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Studio Ghibli character
Susuwatari My Neighbor Totoro.webp
Multiple Susuwatari in Spirited Away
First appearance
Last appearance
  • Zen - Grogu and Dust Bunnies
  • 2022
Created byHayao Miyazaki

Susuwatari (Japanese: ススワタリ, 煤渡り; "wandering soot"), also called Makkuro kurosuke (まっくろくろすけ; "makkuro" meaning "pitch black", "kuro" meaning "black" and "-suke" being a common ending for boys names), is the name of a fictitious sprite that was devised by Hayao Miyazaki and Studio Ghibli, known from the famous anime-productions My Neighbor Totoro (1988) and Spirited Away (2001) where, in the former, they are identified as "black soots" in early subtitles, as "soot sprites" or "dust bunnies" in the Streamline Pictures English dub,[1][2] and as "soot gremlins" in the Walt Disney Studios English dubbed version.


Susuwatari are described and shown as golf ball-sized, pitch-black and fuzzy-haired beings with two large eyes and long, thin limbs. They move by hovering around, but they can extend stick-like limbs from their bodies to do certain tasks, and can lift objects many times their own weight. They make a squeaky murmuring sound when excited, and dissolve into powder (soot) if crushed.

My Neighbor Totoro[edit]

In My Neighbor Totoro,[3] the house the main characters move into is full of Susuwatari, which are rationalized as Makkuro Kurosuke, an optical illusion caused by moving quickly from light into darkness. Seeing that the family is made of good people, the Susuwatari leave the house to move to another abandoned area.

Spirited Away[edit]

They later reappeared in Spirited Away as workers in Kamaji's boiler room.[4][5]

The protagonist Sen (Chihiro) befriends a number of them by helping them carry coal. Sen is told that if these Susuwatari are not given a job to do, they turn back into soot. Another character, Lin, feeds the Susuwatari much like farmers feed chickens, throwing handfuls of the Japanese candy konpeitō onto the ground for them to eat.[4] After Sen is accepted among the staff of the bathhouse, chiefly by Kamaji and Lin, the Susuwatari become almost admiring of her,[6] and help her in their small ways.[5]

Zen - Grogu and Dust Bunnies[edit]

In 2022, Studio Ghibli and Lucasfilm collaborated on a Star Wars short for Disney+ where The Mandalorian character Grogu interacts with a band of dust bunnies that gift him a flower.[7]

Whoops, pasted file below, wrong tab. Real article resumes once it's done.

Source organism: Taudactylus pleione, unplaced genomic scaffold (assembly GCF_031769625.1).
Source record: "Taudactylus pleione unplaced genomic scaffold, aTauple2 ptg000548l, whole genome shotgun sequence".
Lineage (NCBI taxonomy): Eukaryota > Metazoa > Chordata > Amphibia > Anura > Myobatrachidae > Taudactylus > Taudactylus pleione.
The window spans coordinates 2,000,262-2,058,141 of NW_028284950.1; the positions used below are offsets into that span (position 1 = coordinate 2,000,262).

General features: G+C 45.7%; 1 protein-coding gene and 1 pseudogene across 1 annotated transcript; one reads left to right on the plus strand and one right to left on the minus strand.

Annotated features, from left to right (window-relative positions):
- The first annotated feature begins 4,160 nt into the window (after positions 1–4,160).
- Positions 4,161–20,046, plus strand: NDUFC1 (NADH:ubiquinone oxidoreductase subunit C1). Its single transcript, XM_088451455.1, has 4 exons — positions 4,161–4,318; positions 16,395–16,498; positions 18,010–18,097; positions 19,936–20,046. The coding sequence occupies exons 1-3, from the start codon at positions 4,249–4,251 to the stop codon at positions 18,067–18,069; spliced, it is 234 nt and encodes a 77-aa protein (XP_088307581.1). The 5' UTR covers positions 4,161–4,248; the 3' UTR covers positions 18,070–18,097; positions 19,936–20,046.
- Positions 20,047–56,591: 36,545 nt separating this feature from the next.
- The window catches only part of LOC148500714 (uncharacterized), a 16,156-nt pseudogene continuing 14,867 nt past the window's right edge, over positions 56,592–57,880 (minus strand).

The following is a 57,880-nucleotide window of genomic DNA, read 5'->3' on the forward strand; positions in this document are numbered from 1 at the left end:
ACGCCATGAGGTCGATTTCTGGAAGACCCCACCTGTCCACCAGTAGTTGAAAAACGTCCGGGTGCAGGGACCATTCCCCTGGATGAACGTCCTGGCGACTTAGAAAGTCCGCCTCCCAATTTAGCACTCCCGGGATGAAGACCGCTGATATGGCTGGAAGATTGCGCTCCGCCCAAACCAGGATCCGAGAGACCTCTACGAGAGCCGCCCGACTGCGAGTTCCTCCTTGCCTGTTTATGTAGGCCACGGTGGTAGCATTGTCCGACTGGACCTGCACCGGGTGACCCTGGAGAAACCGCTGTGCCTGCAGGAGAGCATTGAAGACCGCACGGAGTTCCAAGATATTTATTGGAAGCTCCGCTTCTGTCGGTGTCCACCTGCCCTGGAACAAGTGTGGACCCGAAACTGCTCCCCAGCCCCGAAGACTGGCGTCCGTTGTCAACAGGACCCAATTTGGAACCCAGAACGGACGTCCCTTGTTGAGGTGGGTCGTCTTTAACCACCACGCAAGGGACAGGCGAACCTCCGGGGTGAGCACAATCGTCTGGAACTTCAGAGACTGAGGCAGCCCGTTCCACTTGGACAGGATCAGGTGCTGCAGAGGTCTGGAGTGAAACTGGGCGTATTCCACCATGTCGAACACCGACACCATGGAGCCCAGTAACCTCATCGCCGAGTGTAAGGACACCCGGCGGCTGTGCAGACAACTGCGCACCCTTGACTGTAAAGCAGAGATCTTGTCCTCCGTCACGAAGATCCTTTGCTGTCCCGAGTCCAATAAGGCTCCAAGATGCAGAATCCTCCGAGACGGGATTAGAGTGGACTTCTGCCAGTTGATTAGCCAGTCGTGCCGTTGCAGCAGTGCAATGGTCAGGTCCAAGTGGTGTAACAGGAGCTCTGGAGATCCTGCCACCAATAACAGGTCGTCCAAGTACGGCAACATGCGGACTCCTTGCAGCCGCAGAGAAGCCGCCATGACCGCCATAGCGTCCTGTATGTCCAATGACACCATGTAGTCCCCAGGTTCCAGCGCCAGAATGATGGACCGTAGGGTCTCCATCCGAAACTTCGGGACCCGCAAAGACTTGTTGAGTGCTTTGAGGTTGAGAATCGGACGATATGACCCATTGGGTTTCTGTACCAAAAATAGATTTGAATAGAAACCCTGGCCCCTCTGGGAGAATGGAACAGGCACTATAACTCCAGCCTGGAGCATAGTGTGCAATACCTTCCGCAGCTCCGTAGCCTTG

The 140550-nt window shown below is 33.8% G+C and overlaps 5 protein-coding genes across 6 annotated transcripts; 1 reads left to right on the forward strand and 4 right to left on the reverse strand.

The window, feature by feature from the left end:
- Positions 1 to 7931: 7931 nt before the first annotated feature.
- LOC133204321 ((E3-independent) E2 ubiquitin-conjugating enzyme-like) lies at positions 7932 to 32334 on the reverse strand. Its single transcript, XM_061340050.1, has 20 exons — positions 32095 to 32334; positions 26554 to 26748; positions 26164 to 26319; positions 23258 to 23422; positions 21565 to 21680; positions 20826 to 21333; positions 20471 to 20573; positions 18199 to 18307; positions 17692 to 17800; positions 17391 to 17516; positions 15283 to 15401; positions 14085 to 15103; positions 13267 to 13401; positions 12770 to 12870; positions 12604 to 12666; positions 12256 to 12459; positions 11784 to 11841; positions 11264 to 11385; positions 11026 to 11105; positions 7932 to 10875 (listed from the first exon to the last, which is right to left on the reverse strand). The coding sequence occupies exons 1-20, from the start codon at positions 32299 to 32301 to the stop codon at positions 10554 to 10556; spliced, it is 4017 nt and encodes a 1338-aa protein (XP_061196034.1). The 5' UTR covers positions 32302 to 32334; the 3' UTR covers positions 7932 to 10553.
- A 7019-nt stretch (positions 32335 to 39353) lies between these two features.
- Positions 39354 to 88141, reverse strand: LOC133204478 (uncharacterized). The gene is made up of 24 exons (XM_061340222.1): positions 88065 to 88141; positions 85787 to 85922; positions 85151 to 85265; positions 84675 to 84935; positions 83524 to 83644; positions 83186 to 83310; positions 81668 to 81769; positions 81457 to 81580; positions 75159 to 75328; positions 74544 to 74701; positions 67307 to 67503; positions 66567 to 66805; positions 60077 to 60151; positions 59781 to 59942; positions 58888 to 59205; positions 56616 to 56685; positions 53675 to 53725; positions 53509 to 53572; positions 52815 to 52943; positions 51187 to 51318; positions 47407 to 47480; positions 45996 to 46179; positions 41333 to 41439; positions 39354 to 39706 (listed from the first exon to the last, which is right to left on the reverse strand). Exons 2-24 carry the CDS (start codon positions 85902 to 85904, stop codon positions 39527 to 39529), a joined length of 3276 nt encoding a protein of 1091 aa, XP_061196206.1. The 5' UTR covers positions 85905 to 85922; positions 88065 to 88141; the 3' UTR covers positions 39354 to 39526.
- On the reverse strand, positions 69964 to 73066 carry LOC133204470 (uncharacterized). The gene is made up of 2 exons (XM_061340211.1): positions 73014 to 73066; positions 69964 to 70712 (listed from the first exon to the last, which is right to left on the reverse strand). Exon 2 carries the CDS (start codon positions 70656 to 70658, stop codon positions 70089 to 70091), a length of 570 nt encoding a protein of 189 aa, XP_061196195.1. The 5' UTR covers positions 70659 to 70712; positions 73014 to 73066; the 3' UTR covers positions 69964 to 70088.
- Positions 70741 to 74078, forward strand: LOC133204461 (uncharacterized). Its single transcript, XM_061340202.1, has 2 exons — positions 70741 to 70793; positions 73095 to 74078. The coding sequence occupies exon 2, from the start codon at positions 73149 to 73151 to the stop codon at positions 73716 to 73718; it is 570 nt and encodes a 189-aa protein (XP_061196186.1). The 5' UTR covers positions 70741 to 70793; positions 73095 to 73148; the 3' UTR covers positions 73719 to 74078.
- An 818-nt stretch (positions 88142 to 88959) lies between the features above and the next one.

See also[edit]



  1. ^ Turner, Jon (2009-09-05). "My Neighbor Totoro (Fox dub and Disney dub)". LiveJournal. Archived from the original on 2016-02-07. Retrieved 2016-01-23.
  2. ^ "My Neighbor Totoro by 20th Century Fox, Hayao Miyazaki, Dakota Fanning - 24543059233 - Barnes & Noble". Barnes & Noble. Archived from the original on June 6, 2014.
  3. ^ Nobuhiro, Art of My Neighbor Totoro
  4. ^ a b Miyazaki, Art of Spirited Away, pp. 94-95
  5. ^ a b Miyazaki, Art of Spirited Away, pp. 108
  6. ^ Miyazaki, Art of Spirited Away, pp. 151
  7. ^ Ettenhofer, Valerie (2022-11-11). "Lucasfilm And Studio Ghibli Announce Animated Star Wars Short For The Mandalorian's Third Anniversary". Slashfilm. Retrieved 2022-11-12.


  • Nobuhiro, Watsuki (2005). The Art of My Neighbor Totoro. Studio Ghibli Library. Viz Media. ISBN 978-1591166986.
  • Miyazaki, Hayao (2008). The Art of Miyazaki's Spirited Away. Studio Ghibli Library. Viz Media. ISBN 978-1569317778.
  • Hayao Miyazaki, Yuji Oniki: Spirited Away. Viz Communications, San Francisco, 2003, ISBN 1-56931-794-1
  • Hayao Miyazaki: My neighbour Totoro. Viz Communications, San Francisco, 2005, ISBN 1-59116-699-3
  • Julien R. Fielding: Discovering world religions at twenty-four frames per second. Scarecrow Press, 2008, ISBN 0-8108-5996-3, page 317.
  • Patrick Drazen: A Gathering of Spirits: Japan's Ghost Story Tradition: from Folklore and Kabuki to Anime and Manga. iUniverse, New York 2011, ISBN 1-4620-2942-6, page 144.
  • Ayumi Suzuki: Animating the chaos: Contemporary Japanese anime, cinema, and postmodernity. ProQuest, Carbondale 2008, ISBN 0-549-60505-3, page 14.
  • Nakamura, Tamah, Professor. "Spirited Away." "Hayao Miyazaki's World" 'Best of' Booklet, edited by Hiroshi Kudo and Bobby Recinos, PDF ed., Kyushu University, 2013, pp. 17–91.
  • Hartman, Emma. "Tradition vs. Innovation and the Creatures in Spirited Away." Digital Literature Review, PDF ed., vol. 4, no. 4, pp. 1–13.